Q. Is that a kind of material known in the trade as either print, writing, or book paper 1-A. No, sir.

Q. Do yon buy it or sell it as either print, writing, or book paper! (Objected to as immaterial.)

[graphic]

A. No, sir.

Q. If a man would come to your store and ask to buy plain white paper, would you show him such material as this ticket is printed on?

(Objected to as incompetent and immaterial.)
À. No, sir.
Q. Do you call the material on which this ticket is printed, plain white paper !
(Objected to as leading, and that the ticket shows for itself.)

À. We call that "plain white plate.” That is what we call it if we were desig. nating it. We would say “white plate." That is the way we would bill it, and the way we would charge it; and the way we have done ever since I have been in the basiness.

Q. Is that what the manufacturers would call it :-A. Yes, sir.

Q. What is it called in the printed catalogue issued by the principal dealers in such goods ? (Objected to as immaterial.) A. Plate paper. Q. What is it called in your invoice bills and books! (Objected to as immaterial.) A. Plate paper.

Q. Did you sell any such plate to William B. Burford, of this city, before the Congressional election ?

(Objected to as immaterial and irrelevant.)

A. Öur house has sold Mr. Burford and the house of Braden & Burford plate paper for years.

Q. In making the entry of the sale on your books did you call it writing paper, print paper, book paper, plain white paper, or plate !

(Objected to as incompetent, irrelevant, and immaterial.)
A. We called it plate paper.
Q. What is such material generally sold for:
(Objected to as immaterial.)
A. Lithograpbing. It is very seldom used for any other purpose.
Q. Does Mr. Burford do a lithographing business 1-A. Yes, sir.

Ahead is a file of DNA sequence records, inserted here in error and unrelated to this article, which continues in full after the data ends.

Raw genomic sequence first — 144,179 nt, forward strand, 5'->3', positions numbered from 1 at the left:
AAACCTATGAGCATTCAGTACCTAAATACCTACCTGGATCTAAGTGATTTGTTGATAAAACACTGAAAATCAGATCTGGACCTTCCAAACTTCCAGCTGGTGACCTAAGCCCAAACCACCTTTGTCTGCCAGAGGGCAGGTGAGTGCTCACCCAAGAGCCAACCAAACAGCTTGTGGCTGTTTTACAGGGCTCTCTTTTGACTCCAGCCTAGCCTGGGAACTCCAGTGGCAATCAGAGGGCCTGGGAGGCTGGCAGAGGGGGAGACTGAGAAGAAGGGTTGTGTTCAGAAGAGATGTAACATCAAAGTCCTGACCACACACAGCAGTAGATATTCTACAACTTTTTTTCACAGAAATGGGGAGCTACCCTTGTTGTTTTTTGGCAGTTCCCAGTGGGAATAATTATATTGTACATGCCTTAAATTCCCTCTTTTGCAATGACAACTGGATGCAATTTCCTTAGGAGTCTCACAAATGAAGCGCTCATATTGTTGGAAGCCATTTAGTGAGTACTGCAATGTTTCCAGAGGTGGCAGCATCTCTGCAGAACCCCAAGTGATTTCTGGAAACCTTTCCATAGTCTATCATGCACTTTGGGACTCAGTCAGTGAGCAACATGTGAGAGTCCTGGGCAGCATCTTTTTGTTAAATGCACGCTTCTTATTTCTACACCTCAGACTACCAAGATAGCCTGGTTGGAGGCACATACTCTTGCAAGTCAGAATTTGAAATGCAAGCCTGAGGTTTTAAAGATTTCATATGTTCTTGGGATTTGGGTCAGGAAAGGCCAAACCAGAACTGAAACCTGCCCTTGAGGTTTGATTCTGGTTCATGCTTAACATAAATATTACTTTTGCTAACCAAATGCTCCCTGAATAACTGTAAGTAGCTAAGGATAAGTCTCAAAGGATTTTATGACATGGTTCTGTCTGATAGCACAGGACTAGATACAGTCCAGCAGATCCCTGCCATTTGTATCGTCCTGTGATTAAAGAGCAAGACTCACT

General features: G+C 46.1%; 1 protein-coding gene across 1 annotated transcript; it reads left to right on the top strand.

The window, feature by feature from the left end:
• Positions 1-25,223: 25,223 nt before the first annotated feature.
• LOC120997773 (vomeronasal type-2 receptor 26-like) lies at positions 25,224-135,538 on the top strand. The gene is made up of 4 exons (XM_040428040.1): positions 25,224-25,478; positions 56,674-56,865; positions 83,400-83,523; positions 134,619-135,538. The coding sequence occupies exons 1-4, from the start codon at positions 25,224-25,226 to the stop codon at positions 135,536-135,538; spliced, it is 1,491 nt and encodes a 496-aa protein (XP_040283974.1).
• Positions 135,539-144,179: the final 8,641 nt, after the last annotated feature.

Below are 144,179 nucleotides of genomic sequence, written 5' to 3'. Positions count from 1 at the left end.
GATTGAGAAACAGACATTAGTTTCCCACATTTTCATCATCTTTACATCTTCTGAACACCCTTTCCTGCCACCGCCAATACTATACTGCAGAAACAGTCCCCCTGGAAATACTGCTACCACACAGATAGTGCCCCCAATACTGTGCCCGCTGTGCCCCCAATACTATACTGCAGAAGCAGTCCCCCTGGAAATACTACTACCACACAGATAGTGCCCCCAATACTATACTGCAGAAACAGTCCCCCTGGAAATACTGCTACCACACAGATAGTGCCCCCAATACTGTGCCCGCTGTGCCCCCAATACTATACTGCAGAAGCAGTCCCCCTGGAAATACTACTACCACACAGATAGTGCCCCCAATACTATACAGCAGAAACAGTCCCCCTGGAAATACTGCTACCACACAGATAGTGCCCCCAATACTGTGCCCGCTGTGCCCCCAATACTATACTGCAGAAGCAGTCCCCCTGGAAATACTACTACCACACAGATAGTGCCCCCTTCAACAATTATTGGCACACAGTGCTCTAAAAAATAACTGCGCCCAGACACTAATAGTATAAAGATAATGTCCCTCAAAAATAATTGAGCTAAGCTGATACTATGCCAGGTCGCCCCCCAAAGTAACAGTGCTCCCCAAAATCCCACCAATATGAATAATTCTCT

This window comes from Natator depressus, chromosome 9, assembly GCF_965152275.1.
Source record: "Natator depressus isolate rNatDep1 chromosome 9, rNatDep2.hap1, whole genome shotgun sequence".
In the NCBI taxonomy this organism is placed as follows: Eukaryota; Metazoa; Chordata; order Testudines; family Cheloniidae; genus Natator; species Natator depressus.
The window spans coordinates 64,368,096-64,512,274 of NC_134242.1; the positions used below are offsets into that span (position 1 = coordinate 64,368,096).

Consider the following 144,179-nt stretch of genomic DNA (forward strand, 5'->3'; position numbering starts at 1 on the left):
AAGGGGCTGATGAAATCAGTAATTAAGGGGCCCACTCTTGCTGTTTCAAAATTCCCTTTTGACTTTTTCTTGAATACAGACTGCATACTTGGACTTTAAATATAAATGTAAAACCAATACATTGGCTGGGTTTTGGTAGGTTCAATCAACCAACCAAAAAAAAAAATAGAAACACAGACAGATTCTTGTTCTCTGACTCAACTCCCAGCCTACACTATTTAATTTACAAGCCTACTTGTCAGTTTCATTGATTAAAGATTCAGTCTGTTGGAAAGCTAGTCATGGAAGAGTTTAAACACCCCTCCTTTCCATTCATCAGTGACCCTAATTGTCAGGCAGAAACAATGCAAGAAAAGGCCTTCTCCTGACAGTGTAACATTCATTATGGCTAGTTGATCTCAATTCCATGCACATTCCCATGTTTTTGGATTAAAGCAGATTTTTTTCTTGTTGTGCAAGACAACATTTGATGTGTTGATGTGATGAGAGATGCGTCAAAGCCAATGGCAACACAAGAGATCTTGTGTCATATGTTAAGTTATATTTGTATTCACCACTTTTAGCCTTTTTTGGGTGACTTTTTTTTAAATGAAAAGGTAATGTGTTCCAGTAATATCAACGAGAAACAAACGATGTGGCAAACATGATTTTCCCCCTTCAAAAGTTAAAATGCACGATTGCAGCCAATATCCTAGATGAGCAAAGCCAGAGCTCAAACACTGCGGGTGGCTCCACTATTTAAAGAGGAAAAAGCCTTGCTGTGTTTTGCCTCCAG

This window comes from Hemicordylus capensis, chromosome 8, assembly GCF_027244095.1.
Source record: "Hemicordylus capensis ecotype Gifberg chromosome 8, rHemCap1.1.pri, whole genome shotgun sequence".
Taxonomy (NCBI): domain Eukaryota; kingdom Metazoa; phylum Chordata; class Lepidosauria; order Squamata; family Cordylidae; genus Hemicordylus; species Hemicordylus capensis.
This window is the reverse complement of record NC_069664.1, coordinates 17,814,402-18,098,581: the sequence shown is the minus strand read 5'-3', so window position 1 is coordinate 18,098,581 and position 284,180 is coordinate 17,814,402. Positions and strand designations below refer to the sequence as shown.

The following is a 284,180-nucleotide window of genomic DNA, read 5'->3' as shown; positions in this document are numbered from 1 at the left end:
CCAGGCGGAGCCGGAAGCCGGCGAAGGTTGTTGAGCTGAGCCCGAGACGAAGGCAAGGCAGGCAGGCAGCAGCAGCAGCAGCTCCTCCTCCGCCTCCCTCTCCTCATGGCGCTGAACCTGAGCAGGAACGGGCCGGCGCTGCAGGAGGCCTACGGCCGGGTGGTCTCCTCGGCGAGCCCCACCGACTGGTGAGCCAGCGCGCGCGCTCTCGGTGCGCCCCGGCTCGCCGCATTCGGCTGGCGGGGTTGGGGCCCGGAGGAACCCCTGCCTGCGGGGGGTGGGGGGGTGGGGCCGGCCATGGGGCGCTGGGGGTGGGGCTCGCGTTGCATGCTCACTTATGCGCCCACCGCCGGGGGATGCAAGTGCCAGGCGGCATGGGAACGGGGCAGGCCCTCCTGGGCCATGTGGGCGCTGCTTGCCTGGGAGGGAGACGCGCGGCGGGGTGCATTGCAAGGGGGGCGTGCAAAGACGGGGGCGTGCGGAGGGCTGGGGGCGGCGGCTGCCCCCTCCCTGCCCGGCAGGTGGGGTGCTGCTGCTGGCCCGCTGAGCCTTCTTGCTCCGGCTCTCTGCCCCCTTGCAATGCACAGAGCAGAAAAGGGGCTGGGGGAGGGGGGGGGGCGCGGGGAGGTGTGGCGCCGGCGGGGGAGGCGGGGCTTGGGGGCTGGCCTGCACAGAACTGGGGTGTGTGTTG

Q. Do you ever sell such material as plain white writing, plain white print, or plain white book paper ?

(Objected to as immaterial and leading.)

À. We sell it, but we do not have it called for in that way. It is designated by the quality, print, book, or writing.

Q. Do you ever call it plain white paper at all I–A. No, sir; we do not. Everybody is supposed to know, for it is a different color from white. We designate the color by saying "blue," "pink," "green," etc. In every order we get we suppose white is meant unless it is designated otherwise.

Q. Do you ever sell it as either writing paper, print paper, or book paper (Objected to as immaterial.)

3. If a man comes into our house and wants a ream or ten reams of print paper he gives us the size and weight. He says, “I want ten reams 25 by 38."* If he wants book paper, he says, “I want book paper," such a size and weight. It is designated by "print" or "newspaper.” .

Q. Would you furnish him this material 1-A. No, sir.

Q. Did you have this “ lithographic plate," such as the Republican ticket is printed on, for sale at the time of said election!

(Objected to as immaterial.) A. We had plate paper, and have had ever since we have had a house. Q. Of that quality and weight 1-A. To the best of my knowledge, we have had. Q. Does a mill that makes print paper ever make this lithograph paper ? (Objected to as immaterial.) A. No, sir; they cannot make it.

Q. Does a mill that makes writing paper ever make this lithograph paper ?-A. They can make it, but will not.

Q. Is this " lithograph plate” manufactured or sold for general use or for a limited and specific use; if so, what?-A. It is made for a specific use that of lithographing or engraving on, and it is very rare that it is ever put to any other use but lithographing. It is made specifically for lithographing purposes.